AGERPRES: I know that no one can have miraculous solutions. But I would like to know what's your opinion with respect to the situation in Romania right now? Can we hope for a solution to come from the institutions?
Nicolae Manolescu: I said it before that I have always been an optimist. But it's also true that I did change a little, maybe because of the age, and now I say that I am optimistic in the long run and less optimistic in the short run. However, we know what we should do next, the problem is when we decide to actually do it and how long it will take for us to do what we are suppose to do.
For instance, I still believe that, no matter how divided the Romanian society will remain in political terms, no matter how big the various interests of the political parties in what concerns their clientele are, beyond all this, I believe that the normal thing will be to exist a strategy in the long term to avoid, to the extent that this is possible, appointments based on political criteria in such high offices. Placing the right person in the right job that will be, regardless of this person's choice in politics. When Mitterand received a proposal — while he was the President of France — to appoint an intellectual in a high position, he did it, even if the intellectual had right wing beliefs, and even if he was warned that "He is not one of ours. What he said in reply was: "What I'm interested in is that he is good, not that he is mine." Which is very fair to me.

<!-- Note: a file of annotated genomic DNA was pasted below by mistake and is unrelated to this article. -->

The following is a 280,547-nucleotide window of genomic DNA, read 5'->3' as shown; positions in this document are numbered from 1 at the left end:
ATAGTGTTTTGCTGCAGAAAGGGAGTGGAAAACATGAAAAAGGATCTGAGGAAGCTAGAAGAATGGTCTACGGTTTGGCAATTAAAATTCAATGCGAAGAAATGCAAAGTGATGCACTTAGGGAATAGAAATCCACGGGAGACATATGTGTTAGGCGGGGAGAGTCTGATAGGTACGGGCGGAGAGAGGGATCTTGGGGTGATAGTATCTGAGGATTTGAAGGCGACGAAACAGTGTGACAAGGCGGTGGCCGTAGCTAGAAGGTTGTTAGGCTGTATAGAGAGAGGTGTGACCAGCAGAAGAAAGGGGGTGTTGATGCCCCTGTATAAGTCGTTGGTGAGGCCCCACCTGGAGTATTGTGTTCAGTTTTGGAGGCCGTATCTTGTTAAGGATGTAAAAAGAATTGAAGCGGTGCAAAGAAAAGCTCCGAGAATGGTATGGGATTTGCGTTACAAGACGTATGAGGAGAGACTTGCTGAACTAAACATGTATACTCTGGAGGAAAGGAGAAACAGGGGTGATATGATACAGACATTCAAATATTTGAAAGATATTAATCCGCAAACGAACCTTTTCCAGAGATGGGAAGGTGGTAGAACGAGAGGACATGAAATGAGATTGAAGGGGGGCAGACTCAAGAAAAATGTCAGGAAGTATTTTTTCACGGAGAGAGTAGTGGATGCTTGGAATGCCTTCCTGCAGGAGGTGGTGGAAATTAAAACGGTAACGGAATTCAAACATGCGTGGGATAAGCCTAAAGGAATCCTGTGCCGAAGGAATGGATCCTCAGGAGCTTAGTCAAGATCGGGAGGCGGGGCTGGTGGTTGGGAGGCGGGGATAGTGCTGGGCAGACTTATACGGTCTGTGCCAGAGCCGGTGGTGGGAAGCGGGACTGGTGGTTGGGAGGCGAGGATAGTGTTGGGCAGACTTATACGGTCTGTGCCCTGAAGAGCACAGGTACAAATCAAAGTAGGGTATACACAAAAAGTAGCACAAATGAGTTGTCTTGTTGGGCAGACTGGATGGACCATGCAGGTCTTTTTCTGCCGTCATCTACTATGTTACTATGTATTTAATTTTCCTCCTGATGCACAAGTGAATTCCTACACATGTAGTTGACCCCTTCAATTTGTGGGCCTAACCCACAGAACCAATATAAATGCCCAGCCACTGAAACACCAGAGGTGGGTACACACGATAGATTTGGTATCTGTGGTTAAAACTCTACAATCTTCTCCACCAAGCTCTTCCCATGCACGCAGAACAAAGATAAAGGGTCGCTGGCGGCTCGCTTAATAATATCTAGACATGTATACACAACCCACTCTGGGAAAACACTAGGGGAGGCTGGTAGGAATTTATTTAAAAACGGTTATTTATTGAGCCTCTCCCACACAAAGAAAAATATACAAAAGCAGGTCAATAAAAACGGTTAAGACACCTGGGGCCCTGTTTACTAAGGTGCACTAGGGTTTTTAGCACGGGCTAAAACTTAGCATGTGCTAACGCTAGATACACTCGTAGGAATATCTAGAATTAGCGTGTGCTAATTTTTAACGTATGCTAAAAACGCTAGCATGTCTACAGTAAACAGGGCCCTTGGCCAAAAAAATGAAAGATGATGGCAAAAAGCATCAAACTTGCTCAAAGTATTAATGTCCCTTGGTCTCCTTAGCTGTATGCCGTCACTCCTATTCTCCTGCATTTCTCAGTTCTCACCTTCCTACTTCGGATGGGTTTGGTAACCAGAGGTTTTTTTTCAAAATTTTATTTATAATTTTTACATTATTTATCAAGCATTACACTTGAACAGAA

And, secondly, it is very important that we improve, little by little, our education system. A big part of the sins of the Romanian politicians right now are the result of their poor education, of their diplomas that were obtained to easily from the private universities and of the low level of education existing in high schools, not to talk about the secondary school. AGERPRES